'The Brothers' Lot' Reaches Monty Python’s Heights of Nomenclature

by John L. Murphy

10 April 2011

Kevin Holohan 

The Headmaster's Ritual

This dictated piety is constructed as the Brothers, and their opportunistic Diocesan Investigator of miracles, Fr. Mulvey, seize their chance to save the lot from demolition by builders. The Brothers seek to cash in with relics after a supposed miracle witnessed by one of their more mentally feeble members occurs on the crumbling site. They hasten to credit their Order’s founder, the Venerable Saorsach O’Rahilly, whom they wish to advance to sainthood.

The Venerable Saorsach’s life, commemorated on his death day yearly in a dreadful school pageant, earns its cameo. We watch as enacted by sullen students the story of his stereotypical life. We see his pious mother’s demise after her son runs off to sea and her bag of gold meant for the leprechauns to ransom him is stolen, Saorsach’s rejection of “harlots” dressed as third-year students in old kitchen rags which “would not have tempted the most starved lothario”, and finally his “dementia and death from something that very much resembled syphilis but was referred to as a ‘fever’”.

Reading “The Brother’s Lot, I thought not only of Flann O’Brien and Kafka but of another Dubliner, Jonathan Swift.

This endless ritual, Holohan’s omniscient narrator tells, “flapped its leaden wings on the first stage of its long flight toward lunchtime”. Often, the author opts for this elevated tone, which may seem either subtly overwritten in the style of too earnest a teller or intentionally pitched for the satirical mood which Flann O’Brien favored. “Around the whole school the desultoriness of last class gasped its way toward the final bell”. The radio news with its “quotidian normality clashed horribly with the laden silence oozing out of the oratory”.

Finally, the whole building nears its end. While this escapes the realistic bounds of what might be expected on a day class is still in session when the school’s been falling apart, and fatally on top of some Brothers, Holohan describes the weighty scene: “Every weakness, every crack and fissure, every stress point and loose shingle had only to will itself and it could put an end to its sorry lot of bearing witness to the daily enactment of a vision twisted and thwarted that now blighted everyone and everything in its ambit”. Meanwhile, under the tension of the Brothers who scurry for proof of their miracle, an inspection team arrived to survey the curious situation, and the growing anarchy among the students, a “big blackout”, a mass refusal to cooperate, breaks out among the boys. “Every imaginable annoyance was brought to bear in one united front of provocation”.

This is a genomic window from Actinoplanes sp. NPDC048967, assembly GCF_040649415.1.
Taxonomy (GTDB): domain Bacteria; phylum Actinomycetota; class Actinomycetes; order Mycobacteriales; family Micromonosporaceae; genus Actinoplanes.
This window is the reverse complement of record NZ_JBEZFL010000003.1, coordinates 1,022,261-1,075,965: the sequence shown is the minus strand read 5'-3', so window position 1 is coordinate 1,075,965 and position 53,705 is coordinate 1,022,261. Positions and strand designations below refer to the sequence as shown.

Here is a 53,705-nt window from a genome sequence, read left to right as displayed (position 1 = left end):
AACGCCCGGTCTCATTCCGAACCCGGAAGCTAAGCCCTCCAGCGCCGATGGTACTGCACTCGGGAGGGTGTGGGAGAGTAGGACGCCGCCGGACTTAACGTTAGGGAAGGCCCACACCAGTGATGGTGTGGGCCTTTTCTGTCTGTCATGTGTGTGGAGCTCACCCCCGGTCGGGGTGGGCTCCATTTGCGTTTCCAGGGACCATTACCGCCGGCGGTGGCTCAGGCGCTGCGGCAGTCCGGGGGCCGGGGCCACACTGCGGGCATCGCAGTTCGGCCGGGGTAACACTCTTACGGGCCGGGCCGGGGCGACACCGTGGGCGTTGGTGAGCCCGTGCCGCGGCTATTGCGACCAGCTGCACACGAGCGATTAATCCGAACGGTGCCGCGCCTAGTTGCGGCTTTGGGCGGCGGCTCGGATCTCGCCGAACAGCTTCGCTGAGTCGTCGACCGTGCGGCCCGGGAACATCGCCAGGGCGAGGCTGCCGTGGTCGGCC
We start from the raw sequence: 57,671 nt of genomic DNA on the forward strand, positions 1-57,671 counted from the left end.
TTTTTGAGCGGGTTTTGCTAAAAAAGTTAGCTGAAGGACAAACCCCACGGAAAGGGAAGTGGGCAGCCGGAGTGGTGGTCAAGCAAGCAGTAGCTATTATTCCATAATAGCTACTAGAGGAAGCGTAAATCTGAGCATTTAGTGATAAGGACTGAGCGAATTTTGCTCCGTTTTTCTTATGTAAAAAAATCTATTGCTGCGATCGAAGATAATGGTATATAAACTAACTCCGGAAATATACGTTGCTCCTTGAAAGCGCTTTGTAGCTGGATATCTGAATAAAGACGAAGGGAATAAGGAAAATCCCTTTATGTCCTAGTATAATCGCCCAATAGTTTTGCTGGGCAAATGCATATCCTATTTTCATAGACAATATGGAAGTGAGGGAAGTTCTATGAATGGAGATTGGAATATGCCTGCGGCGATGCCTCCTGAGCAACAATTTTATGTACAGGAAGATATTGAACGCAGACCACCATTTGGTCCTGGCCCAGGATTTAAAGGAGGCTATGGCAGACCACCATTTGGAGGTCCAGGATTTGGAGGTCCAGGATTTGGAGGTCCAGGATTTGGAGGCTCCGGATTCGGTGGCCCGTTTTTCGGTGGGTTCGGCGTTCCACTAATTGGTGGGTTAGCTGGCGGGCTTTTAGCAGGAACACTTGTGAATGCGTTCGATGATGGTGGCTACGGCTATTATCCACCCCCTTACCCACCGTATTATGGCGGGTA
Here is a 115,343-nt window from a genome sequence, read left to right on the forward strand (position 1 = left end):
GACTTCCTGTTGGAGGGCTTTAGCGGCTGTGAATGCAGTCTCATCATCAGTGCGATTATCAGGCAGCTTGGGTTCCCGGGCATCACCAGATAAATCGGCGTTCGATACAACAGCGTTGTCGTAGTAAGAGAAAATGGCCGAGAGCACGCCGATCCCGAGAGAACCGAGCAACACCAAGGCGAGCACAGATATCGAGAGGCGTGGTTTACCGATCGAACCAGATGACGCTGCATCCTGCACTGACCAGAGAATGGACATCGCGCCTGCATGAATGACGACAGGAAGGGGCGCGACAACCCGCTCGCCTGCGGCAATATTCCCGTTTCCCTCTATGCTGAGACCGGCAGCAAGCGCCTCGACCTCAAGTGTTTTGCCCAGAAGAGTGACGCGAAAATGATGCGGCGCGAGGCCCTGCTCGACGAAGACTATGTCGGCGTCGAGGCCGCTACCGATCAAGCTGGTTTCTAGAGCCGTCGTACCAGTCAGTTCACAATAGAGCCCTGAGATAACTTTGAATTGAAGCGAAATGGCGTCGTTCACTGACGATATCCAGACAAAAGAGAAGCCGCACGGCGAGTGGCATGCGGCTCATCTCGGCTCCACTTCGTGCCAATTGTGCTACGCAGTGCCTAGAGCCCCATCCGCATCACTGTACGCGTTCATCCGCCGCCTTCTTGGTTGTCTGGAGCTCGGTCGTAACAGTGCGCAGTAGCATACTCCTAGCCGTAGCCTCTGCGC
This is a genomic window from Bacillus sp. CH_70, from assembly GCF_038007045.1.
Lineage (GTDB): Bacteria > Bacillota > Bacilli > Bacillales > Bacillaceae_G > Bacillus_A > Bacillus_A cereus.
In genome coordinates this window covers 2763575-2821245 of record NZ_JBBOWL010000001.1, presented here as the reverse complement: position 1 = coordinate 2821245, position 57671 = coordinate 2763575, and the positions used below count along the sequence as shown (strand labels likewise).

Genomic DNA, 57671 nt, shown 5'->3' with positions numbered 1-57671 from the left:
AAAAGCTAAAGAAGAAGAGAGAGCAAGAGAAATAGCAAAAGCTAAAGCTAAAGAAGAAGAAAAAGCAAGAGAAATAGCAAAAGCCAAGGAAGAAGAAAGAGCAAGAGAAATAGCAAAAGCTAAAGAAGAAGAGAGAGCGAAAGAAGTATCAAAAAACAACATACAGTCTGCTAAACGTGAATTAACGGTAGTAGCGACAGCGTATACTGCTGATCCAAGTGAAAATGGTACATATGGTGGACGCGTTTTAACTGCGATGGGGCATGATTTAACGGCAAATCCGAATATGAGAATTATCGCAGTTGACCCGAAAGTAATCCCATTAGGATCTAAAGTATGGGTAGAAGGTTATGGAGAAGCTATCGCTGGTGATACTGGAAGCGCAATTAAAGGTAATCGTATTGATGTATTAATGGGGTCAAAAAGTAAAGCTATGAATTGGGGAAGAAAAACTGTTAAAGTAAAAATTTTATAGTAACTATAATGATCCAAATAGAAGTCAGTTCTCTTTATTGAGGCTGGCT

The novel concludes with an island-wide rebellion as the very institutions give way and their lunatic keepers turn their own incarcerated, doomed victims within the walls they have erected to lock up sinners and somehow keep out sin from infecting themselves or the rest of Ireland. It’s a metaphorical end to the story which Holohan builds up as an indictment of the Irish nation’s cynical republicanism built on a corrosive clerical power and a crony-ridden leadership which refused to honor its own ideals.

Holohan shifts his narrative, from where I expected it to settle, on Finbar Sullivan, a boy newly arrived from Cork coming in to the school. Instead of a following a conventional way into the school, through a newcomer’s eyes, the novel refuses to settle. It roams from the Brothers, to Fr. Mulvey, to the parents and—more briefly—the inspectors and builders and bureaucrats. The shifts in tone and indirect narration via the omniscient voice may surprise those looking for a lighthearted romp. This novel, using clever dialogue and outlandish names, disguises but does not deflect its serious intentions.

It may demand closer attention, and it may force the reader to examine how everyday complicity works to poison pure intentions. This refusal to stick with one perspective characterizes the author’s approach towards a sensitive subject. To address a topic as painful as clerical abuse abetted by state collusion and lay cowardice, he opts for passages of pain alternating with those of play. The novel grows grimmer as it continues, yet Holohan’s honesty forces him, as we who read it, to question our own participation and reactions to similar situations, however obliquely conveyed, that confront us.

Upon this ethical foundation for an entertaining tale, Holohan follows a satirical tradition which questions authority, undermines cliché, and upends the social order. Reading “The Brother’s Lot, I thought not only of Flann O’Brien and Kafka but of another Dubliner, Jonathan Swift. He constructed his own moral tales inflating the small and deflating the large, while working at a splendid church across the Liffey River, on the nicer side of the city. Not far from where sometime late this past century, this school of Godly Coercion is said to have risen and fallen.

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